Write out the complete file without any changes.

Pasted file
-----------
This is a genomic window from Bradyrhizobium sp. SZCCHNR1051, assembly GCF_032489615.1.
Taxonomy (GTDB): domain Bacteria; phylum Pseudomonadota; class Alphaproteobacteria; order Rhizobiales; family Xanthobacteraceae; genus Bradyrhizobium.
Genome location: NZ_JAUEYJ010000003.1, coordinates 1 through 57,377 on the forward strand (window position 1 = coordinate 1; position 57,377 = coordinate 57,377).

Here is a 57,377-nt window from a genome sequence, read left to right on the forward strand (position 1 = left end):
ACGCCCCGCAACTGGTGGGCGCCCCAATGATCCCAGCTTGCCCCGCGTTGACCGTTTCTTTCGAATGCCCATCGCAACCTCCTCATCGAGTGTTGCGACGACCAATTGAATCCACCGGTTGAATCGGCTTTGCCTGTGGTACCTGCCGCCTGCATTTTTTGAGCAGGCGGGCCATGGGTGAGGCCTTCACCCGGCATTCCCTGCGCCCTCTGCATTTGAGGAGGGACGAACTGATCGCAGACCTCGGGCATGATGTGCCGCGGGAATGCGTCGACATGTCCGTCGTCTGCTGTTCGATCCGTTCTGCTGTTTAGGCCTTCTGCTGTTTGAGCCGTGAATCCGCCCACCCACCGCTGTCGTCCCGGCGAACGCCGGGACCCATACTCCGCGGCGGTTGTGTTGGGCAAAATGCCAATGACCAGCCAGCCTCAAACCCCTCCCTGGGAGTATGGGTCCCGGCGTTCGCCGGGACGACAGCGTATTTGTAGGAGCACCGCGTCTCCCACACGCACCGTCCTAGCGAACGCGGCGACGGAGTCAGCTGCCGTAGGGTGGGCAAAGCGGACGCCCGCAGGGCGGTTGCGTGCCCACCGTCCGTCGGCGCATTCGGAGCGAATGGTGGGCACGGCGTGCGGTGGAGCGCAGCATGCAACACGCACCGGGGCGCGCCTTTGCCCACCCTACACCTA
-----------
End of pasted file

This is a genomic window from Bradyrhizobium sp. SZCCHNR1051, assembly GCF_032489615.1.
Taxonomy (GTDB): domain Bacteria; phylum Pseudomonadota; class Alphaproteobacteria; order Rhizobiales; family Xanthobacteraceae; genus Bradyrhizobium.
Genome location: NZ_JAUEYJ010000003.1, coordinates 1 through 57,377 on the forward strand (window position 1 = coordinate 1; position 57,377 = coordinate 57,377).

Here is a 57,377-nt window from a genome sequence, read left to right on the forward strand (position 1 = left end):
ACGCCCCGCAACTGGTGGGCGCCCCAATGATCCCAGCTTGCCCCGCGTTGACCGTTTCTTTCGAATGCCCATCGCAACCTCCTCATCGAGTGTTGCGACGACCAATTGAATCCACCGGTTGAATCGGCTTTGCCTGTGGTACCTGCCGCCTGCATTTTTTGAGCAGGCGGGCCATGGGTGAGGCCTTCACCCGGCATTCCCTGCGCCCTCTGCATTTGAGGAGGGACGAACTGATCGCAGACCTCGGGCATGATGTGCCGCGGGAATGCGTCGACATGTCCGTCGTCTGCTGTTCGATCCGTTCTGCTGTTTAGGCCTTCTGCTGTTTGAGCCGTGAATCCGCCCACCCACCGCTGTCGTCCCGGCGAACGCCGGGACCCATACTCCGCGGCGGTTGTGTTGGGCAAAATGCCAATGACCAGCCAGCCTCAAACCCCTCCCTGGGAGTATGGGTCCCGGCGTTCGCCGGGACGACAGCGTATTTGTAGGAGCACCGCGTCTCCCACACGCACCGTCCTAGCGAACGCGGCGACGGAGTCAGCTGCCGTAGGGTGGGCAAAGCGGACGCCCGCAGGGCGGTTGCGTGCCCACCGTCCGTCGGCGCATTCGGAGCGAATGGTGGGCACGGCGTGCGGTGGAGCGCAGCATGCAACACGCACCGGGGCGCGCCTTTGCCCACCCTACACCTA